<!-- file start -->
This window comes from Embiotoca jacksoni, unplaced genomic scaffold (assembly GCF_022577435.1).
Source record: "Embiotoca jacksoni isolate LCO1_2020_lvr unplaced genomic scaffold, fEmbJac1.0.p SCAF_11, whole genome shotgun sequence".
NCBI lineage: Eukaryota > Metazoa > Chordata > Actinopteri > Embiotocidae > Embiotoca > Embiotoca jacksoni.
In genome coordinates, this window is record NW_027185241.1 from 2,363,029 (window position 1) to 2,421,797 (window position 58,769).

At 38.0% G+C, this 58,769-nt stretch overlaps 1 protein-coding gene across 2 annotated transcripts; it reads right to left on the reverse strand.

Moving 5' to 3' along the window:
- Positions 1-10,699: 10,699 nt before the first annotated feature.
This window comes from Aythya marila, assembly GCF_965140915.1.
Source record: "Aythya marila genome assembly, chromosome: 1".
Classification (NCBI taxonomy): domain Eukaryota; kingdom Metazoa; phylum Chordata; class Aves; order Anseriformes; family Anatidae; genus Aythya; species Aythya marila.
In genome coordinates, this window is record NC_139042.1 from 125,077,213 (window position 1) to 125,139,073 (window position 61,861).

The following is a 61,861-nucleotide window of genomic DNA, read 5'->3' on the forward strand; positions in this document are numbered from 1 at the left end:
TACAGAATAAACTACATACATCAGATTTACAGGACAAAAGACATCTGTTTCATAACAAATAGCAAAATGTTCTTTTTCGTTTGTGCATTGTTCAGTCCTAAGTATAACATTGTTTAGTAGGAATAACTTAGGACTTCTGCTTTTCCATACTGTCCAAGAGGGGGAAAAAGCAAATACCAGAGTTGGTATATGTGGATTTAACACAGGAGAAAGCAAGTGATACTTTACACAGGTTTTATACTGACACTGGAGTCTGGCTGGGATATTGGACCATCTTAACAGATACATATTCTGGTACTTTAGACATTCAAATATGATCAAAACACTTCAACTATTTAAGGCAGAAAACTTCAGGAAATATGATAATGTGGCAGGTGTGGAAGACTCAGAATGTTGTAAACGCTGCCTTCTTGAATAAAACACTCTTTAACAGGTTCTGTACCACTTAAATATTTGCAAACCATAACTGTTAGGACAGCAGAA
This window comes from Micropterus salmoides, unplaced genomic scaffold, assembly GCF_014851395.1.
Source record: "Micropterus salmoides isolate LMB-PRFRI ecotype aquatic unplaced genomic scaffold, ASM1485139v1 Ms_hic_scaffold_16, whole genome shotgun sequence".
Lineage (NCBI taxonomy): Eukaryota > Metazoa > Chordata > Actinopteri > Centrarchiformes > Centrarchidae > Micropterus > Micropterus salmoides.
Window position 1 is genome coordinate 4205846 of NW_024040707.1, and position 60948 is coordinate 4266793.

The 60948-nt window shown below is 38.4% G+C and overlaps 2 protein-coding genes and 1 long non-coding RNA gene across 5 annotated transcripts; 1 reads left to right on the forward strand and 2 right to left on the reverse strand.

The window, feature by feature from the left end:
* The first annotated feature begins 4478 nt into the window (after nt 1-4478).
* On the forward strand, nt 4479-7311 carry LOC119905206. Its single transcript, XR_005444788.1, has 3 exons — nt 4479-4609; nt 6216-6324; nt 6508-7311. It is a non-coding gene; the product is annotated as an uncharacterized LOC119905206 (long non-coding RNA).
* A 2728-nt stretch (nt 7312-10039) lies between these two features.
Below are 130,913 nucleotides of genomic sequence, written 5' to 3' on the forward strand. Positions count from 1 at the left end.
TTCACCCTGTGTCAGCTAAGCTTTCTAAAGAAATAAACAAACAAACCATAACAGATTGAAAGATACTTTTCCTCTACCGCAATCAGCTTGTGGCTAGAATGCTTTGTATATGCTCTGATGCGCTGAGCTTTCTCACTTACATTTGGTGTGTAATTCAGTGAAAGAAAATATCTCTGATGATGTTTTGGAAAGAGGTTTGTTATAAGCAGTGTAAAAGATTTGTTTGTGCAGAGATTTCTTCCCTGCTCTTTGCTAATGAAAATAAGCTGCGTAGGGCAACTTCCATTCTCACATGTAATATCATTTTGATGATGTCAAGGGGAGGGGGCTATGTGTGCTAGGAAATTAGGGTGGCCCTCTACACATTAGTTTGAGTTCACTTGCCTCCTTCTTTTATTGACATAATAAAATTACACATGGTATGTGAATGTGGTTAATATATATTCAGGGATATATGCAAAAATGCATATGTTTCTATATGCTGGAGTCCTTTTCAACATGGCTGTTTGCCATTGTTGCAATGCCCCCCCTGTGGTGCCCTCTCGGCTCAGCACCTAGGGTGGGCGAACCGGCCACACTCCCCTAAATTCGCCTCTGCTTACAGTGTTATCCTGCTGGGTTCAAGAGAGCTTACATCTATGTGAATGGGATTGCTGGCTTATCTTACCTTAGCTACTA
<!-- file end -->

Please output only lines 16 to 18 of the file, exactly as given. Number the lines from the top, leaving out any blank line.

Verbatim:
Lineage (NCBI taxonomy): Eukaryota > Metazoa > Chordata > Actinopteri > Centrarchiformes > Centrarchidae > Micropterus > Micropterus salmoides.
Window position 1 is genome coordinate 4205846 of NW_024040707.1, and position 60948 is coordinate 4266793.

The 60948-nt window shown below is 38.4% G+C and overlaps 2 protein-coding genes and 1 long non-coding RNA gene across 5 annotated transcripts; 1 reads left to right on the forward strand and 2 right to left on the reverse strand.